It's All In The Bottle -- The Shape of Sake
When I was in Japan 4 years ago I was speaking to an owner of a brewery about his bottles. We had a discussion about the color of bottles brown or dark green -- to keep sake from getting exposure to UV light. We also spoke about frosted versus non-frosted bottles -- also to diffract UV light. But what got my attention was when the topic of bottles turned to the shape of the bottle itself. Now we all know what a bottle looks like, at least our perception of a bottle. We know that they are fatter on the bottom and thin on top, presumable for sense of balance as much as for reducing the surface area for oxidation. We know that the tapered top is far more effective for pouring, and requires less material for a cap. But what else?
Sake made its first appearance in glass bottle form in 1878, but it wasn't until 1909 when Gekkeikan, from Fushimi, Kyoto, massed produced and sold sake using their proprietary bottles. Thus launching the sake on the go spirit. No longer did consumers need large ceramic jugs with corks, instead they could transport their sake in sleek bottles. Fast forward to today and see how some breweries import hand-blown bottles from Italy, whilst others use bottles more fit for Grappa. Function versus style right? Well in most cases at least. The bottles sometimes sell the sake, so appearances do have their place. But what else? There's got to be more right?
Let's go back to my conversation in Kobe 4 years ago. After our tour of the brewery was over we ventured into the kura's small little gift room to purchase some product. I picked out several items, and after paying the employee the owner of the brewery came and gave me a bottle of something special. It just looked special. The bottle was hand blown, brown with raised emblems and surfaces. But what caught my eye was the shape of the neck. And when I pointed to the long neck, the owner said that bottle poured with a beautiful sound, and it made him think of his wife. "Cool," I thought!
If you have ever been to one of my tastings you would know that I always try to get people to use all of their senses with sake. Eyes for color, taste etc. But most people forget to listen. Listening to sake is sublime. Firstly the sound of pouring -- other than making my mouth water like a bowl-parked hound -- is the welcoming notes of introduction. It is a way to hear sake greet you, and will set the mood for tasting. Secondly, you can tell the viscosity of a sake by the pour. Don't believe me? Ask my wife. She will pour two different sakes and I will tell which is which with my eyes closed. But back to the bottle. The pouring sound can create an elegance, like listening to a loved one. Or it can create a desire like the makers of Shutendouji's "Vulnerable Virgin," who use the long neck for sound and phallic appeal.
Recently I was speaking to Marcus Pakiser, who is the US sales manager for Momokawa sake out of Japan, about their sakes. During a small tasting of their product line I was really drawn to their Daiginjo for two reasons. One it's extremely tasty, and two it has a round bottle with a long neck. I asked Marcus to shine some light on why the shape was used, and after getting in touch with his "peeps" he sent me the following information about the choice of the bottle and its history. Rather than paraphrase I will just re-print his reply:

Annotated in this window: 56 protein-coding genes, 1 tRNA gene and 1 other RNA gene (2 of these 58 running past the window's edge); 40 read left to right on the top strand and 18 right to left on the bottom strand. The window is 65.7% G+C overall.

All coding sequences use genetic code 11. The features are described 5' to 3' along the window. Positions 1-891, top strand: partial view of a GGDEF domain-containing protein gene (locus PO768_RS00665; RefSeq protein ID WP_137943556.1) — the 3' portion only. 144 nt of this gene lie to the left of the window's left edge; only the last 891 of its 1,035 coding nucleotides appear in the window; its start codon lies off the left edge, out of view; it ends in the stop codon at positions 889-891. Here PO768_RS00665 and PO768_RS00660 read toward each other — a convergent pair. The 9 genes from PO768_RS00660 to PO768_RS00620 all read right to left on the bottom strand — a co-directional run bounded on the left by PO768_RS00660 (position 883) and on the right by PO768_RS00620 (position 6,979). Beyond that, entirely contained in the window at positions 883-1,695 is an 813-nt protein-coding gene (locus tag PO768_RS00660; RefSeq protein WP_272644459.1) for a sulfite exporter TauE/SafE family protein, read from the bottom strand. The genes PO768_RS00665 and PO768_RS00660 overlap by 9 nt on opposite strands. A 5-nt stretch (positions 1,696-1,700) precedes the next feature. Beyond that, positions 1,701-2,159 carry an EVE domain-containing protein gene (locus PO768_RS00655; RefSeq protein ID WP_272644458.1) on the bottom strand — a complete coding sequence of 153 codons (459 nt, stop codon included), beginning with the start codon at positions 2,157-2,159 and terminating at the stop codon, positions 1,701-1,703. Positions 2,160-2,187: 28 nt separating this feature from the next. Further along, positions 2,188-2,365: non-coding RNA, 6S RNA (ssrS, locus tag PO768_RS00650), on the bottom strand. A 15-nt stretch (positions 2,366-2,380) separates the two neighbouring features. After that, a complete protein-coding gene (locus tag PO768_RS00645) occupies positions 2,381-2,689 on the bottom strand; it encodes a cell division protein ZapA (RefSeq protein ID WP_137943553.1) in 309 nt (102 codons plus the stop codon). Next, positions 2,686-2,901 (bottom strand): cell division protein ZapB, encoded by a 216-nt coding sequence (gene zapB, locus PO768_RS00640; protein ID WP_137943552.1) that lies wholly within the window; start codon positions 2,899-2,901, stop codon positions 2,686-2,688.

|"Beau your insight in our Daiginjo bottle was awesome! I have been using this information in my presentation of the Daiginjo - nice call! Kokichi Murai, the 3rd generation leader of Momokawa (my boss Kyota is the 5th - currently VP and his father Tohru Murai is the 4th generation -- current president) claimed he was the first person to market a Daiginjo to the general public. Until that time Daignijo was made only for competition, but Kokichi thought it was too good not to be shared with everyone.He believed Daiginjo or any sake for that matter must be enjoyed by 5 senses...(sounds like someone else I know). Daiginjo has a distinguished aroma and taste. Visually, he wanted the customer to feel an elegance and beauty from a unique bottle. He also listens to the sound of sake as it is poured from the bottle. This bottle provides an elegant sound as the Daiginjo is poured. So this bottle goes a long way to utilizing all 5 senses. The touch and feel of the bottle to your favorite sake vessel is all part of this special sake experience. Therefore this Momokawa Daiginjo will please all 5 senses and possibly a 6th sense for elegant expectations. Kokichi wanted our customers to truly enjoy Daiginjo - using the best of everything to create this Sake Experience.He put forth his passion for Sake in all aspects of this Daiginjo that still exists today.
As I write this, my mouth is watering......."
Mine too Marcus and thank you for providing us with that info. And yes it is all about the senses. So by all means on your next visit to True Sake check out our bottles with a new eye towards utilizing all of those senses. The pouring is not boring!